If there is any unusual frisson to Sam Mendes's breathlessly chic new production it isn't because of the frank depiction of dangerous liaisons, but because of the casting. The play's ten roles of coupling couples are played by two actors - Iain Glenn and Nicole Kidman.
In the opening scene Kidman is waiflike and scrawny, looking startling like a Nineties rethink of Twiggy with vowels to match. She's chatted up by Glenn's cocksure cab driver who refuses to pay for her services as he's "just spent the lot on sushi". Nonetheless, they have sex there and then.
The play is a carefully contrived daisy-chain of brief encounters. The second scene sees the cab-driver luring an au-pair into having sex at a party. Cut to the au-pair playing not-so-hard-to-get with the nervous son of smart employers. Then the son steals time with a politician's wife ... and so it goes on.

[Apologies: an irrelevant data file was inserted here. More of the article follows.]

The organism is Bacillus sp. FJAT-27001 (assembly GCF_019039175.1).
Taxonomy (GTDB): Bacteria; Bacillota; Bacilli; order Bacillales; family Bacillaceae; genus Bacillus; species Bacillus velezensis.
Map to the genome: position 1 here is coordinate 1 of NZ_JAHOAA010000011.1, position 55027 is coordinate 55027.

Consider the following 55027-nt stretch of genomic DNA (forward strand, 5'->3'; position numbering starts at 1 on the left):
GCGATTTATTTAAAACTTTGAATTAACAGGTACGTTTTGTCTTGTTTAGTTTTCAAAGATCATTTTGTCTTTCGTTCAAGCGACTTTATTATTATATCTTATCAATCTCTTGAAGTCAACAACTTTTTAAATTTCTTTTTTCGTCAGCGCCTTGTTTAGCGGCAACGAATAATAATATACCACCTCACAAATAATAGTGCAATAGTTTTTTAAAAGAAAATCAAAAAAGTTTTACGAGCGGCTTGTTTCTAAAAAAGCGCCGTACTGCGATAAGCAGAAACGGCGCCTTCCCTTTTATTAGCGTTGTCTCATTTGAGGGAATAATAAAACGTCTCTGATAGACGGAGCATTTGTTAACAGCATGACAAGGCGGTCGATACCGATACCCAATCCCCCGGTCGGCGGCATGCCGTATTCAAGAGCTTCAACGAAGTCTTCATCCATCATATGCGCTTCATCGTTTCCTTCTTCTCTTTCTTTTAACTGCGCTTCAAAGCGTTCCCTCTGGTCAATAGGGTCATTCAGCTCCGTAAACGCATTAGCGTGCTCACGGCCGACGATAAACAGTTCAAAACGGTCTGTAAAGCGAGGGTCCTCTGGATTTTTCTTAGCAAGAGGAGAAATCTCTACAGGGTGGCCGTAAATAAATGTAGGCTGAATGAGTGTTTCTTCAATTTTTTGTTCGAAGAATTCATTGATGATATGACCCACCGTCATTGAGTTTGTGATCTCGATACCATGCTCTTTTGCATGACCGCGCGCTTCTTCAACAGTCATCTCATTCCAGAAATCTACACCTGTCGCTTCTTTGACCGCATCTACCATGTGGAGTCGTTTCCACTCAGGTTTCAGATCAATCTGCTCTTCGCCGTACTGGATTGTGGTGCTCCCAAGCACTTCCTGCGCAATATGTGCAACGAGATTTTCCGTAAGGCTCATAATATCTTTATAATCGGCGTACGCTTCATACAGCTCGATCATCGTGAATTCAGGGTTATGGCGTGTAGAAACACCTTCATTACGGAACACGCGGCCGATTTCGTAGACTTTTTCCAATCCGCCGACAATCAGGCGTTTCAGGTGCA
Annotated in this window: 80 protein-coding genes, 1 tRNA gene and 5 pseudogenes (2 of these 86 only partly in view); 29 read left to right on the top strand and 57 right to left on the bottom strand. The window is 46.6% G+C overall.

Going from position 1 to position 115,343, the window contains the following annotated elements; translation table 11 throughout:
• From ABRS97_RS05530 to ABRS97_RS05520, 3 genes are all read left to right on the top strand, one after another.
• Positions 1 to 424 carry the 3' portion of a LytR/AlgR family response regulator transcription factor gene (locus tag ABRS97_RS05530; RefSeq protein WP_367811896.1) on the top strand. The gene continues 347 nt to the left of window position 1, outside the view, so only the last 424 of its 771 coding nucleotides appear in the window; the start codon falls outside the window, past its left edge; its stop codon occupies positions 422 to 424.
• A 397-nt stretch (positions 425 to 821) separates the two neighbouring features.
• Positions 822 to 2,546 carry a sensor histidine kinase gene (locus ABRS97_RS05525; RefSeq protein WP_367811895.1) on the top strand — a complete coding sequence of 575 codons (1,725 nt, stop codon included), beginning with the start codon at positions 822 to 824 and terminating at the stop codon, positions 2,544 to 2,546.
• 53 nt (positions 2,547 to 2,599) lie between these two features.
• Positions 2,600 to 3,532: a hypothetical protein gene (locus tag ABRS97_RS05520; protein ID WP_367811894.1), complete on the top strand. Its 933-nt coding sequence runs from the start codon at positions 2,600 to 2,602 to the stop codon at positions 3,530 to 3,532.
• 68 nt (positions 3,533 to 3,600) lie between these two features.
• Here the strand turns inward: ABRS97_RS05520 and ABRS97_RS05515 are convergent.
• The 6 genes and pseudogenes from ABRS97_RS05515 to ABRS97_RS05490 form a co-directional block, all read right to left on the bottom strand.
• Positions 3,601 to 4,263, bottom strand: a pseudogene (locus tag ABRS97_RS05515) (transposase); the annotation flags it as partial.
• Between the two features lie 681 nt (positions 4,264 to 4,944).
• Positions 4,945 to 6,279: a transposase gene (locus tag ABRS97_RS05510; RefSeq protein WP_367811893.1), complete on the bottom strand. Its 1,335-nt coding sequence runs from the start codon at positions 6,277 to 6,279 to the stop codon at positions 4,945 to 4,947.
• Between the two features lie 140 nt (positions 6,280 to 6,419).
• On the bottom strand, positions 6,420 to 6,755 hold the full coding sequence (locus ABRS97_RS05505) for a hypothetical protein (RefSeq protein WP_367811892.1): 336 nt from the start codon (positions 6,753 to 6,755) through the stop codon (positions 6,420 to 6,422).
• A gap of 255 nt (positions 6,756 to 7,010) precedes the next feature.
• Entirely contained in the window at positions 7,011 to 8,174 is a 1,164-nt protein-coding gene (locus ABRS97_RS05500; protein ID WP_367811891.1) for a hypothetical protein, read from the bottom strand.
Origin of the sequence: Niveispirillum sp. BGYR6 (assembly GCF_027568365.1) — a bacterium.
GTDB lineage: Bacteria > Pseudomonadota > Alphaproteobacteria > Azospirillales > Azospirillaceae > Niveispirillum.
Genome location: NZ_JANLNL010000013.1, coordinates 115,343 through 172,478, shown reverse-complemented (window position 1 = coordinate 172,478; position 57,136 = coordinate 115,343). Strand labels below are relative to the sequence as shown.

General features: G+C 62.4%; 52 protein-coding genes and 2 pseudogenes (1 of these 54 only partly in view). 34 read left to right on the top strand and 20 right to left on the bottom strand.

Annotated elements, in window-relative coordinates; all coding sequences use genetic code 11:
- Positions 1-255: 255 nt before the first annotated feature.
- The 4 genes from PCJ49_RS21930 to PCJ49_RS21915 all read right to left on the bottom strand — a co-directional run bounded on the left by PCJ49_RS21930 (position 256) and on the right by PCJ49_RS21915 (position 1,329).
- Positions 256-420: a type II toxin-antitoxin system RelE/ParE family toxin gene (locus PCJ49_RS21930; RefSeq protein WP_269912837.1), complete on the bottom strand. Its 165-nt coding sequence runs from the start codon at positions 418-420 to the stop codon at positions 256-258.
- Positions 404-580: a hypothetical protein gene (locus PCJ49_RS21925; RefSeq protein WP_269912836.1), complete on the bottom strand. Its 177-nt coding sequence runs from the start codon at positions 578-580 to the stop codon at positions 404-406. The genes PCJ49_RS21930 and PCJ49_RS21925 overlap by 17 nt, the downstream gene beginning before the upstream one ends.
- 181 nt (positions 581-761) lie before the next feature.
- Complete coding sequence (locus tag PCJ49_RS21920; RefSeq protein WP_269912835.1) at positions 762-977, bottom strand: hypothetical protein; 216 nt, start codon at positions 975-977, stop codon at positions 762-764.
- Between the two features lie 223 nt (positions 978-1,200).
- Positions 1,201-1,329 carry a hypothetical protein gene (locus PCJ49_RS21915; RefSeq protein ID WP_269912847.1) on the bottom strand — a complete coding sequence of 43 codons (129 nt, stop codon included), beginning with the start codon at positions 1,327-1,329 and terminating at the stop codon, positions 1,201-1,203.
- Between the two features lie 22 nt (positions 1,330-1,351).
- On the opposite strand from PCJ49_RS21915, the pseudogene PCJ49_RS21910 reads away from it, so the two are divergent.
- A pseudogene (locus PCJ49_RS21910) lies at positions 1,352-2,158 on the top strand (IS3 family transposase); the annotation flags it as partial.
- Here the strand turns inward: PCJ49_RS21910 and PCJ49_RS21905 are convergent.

We see the lust, the leading-on, the luring, but not the act. Everything cuts to blackout and is wittily followed by the timing of the act being flashed up on the back wall. Given the often wildly mismatched pairings, it's not surprising that these range between hours and, funniest of all, the zero seconds of premature ejaculation.
It is no surprise that this updated and very free adaptation comes from David Hare. Glenn plays Hare's men as increasingly removed and feckless or, as with the deliciously played romantic playwright, supremely self- absorbed.
By contrast Kidman's superbly differentiated gallery of women - from skittish, deer-like prostitute to an hilariously grand, throaty actress - all turn out to be victims.
For all the production's sheer wit and beautifully played brio you cannot escape the sensation that we've been here before.Reuse content